Pagbilao LNG hub project hits dead-end

IT now appears that Australia-based Energy World Corp.’s (EWC) Liquified Natural Gas (LNG) Hub Receiving Terminal project in Pagbilao, Quezon, has either been trapped in a bureaucratic quagmire or stymied by a group that may be adversely affected by its implementation.

My column last week, which described the project as 90 percent complete, has generated disbelief among the project’s stakeholders who claimed that it has actually grounded to a halt.

In an e-mail, an investor who requested anonymity told BusinessWise that the Philippines is missing out on a valuable project which is expected to beef up the country’s power requirement now that the Malampaya gas reserves are about to run out. He says: “Your column—‘In search of clean energy’—certainly confirms the need for clean energy [LNG/gas] in the Philippines and many other countries, as well. But let me just refresh your memory that the conclusion of a Senate hearing on the project [on] April 26 didn’t turn out well. Not sure if you were aware of this hearing, but I and many others who have reviewed the contents of it can’t believe the [stumbling] blocks put in front of Energy World Corporation for it to complete its Pagbilao project.”

He puts the blame for the long delay the project has to endure squarely on the Department of Energy (DOE), National Grid Corp. of the Philippines (NGCP), the National Transmission Corp. (Transco) and the Grid Management Committee (GMC).

“I have worked in management roles in the oil/gas industry around the world for 45 years,” he explains, “and find it hard to believe that this situation is allowed to happen in the Philippines when [the country] so needs additional power.”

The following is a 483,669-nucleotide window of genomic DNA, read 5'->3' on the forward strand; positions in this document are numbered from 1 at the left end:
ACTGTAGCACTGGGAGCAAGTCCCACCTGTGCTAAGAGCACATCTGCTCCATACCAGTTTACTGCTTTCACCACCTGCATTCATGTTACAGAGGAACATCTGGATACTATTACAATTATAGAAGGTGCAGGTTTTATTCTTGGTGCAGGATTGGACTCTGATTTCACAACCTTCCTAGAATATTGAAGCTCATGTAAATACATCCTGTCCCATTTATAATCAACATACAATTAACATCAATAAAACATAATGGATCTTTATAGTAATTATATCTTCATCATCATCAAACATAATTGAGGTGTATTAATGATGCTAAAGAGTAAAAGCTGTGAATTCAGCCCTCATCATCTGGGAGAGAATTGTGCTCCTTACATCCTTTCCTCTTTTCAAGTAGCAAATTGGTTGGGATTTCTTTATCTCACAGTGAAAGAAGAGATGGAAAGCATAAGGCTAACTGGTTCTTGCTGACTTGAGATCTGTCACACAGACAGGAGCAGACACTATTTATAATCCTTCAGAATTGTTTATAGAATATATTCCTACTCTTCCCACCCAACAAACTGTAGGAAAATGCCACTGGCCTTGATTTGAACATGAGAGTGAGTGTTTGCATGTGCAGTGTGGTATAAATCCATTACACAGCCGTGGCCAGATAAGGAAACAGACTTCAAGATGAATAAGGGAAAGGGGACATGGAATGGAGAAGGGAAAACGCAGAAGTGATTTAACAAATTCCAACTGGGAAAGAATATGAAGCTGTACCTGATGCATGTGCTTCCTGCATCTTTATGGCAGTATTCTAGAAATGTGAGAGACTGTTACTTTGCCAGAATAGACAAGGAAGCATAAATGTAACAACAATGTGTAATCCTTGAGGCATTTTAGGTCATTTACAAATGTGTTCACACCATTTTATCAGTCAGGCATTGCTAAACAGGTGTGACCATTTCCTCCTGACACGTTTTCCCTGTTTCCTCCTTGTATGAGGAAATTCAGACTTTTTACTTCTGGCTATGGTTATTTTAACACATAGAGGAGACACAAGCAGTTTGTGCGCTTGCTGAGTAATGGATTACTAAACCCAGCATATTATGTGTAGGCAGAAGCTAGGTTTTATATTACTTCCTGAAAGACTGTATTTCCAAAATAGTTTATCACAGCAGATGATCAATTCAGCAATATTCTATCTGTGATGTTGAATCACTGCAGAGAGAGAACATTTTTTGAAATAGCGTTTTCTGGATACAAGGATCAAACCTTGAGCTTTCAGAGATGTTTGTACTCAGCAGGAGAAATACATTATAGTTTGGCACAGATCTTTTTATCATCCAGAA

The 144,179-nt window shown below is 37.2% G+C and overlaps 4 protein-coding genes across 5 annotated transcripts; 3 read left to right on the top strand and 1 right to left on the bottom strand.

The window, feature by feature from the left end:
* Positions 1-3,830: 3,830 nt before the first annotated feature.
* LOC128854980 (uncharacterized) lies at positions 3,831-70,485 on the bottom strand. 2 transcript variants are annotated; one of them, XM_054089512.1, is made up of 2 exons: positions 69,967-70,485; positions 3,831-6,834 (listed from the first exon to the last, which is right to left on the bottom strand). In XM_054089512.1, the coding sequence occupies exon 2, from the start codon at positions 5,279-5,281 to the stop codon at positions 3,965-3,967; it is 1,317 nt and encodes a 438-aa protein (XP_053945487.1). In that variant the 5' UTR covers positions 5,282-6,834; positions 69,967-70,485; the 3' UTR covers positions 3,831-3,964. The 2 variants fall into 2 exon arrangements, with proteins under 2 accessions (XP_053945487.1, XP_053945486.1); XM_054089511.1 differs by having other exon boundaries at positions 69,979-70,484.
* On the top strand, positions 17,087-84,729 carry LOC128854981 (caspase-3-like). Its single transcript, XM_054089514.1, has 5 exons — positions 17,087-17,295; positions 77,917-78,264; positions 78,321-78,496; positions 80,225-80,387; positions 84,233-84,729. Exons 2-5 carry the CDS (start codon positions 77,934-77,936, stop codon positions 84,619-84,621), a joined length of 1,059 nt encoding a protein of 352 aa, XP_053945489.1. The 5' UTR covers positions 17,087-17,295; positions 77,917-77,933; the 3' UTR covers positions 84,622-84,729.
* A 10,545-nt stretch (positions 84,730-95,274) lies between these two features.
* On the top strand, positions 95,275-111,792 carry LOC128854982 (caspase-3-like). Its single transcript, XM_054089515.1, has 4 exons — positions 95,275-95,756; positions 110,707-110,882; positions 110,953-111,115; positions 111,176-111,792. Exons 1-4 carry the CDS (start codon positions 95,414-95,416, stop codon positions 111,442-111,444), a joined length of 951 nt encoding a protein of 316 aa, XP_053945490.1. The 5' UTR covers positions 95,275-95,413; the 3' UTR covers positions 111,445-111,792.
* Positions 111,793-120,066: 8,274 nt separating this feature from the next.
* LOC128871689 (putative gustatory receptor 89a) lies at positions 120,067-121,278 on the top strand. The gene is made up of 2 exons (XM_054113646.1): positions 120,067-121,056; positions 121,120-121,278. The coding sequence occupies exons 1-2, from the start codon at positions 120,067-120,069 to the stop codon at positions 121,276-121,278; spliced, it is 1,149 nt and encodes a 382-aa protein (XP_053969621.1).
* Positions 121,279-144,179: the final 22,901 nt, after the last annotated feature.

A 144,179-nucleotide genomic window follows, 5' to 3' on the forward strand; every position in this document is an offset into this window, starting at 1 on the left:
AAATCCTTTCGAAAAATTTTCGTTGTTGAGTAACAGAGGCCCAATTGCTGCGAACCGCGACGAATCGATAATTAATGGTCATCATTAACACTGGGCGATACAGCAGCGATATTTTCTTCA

Another reader, Anthony George, a foreign investor from Australia, wrote: “That was an interesting article you penned ‘In search of clean energy’ and in particular the section relating to Energy World’s project in Pagbilao. You rightfully mentioned [that] both the LNG hub and first stages of the gas-fired power plant are in advanced stages of construction and close to being connected to the grid but all is not what it appears to be. I’ve been an investor in this company for many years and have closely followed the plight of this project.” He claims that all the government and regulatory bodies involved seem to be acting in concert to sabotage the project from day one, “and they continue to do so to this very minute.”

He says that, contrary to what has been reported, EWC is still being blocked from connecting to the grid, and is having difficulty satisfying conditions set out by financiers to draw down funds to complete the project.

“I’ve been watching this thing unfold from my home country of Australia,” George continues, “and the optics from this distance are obvious and rather damning. There appears to be an entity, special interest or dark principality within the Philippines that has the power to control the actions and policy of at least four regulatory bodies vital to the success of this project. The Philippines badly needs this additional generating capacity but I have grave doubts that it will ever be allowed to participate in the market.”

BusinessWise tried but was unsuccessful in getting the side of the DOE, NGCP, Transco and GMC, who have all not responded to repeated requests for an interview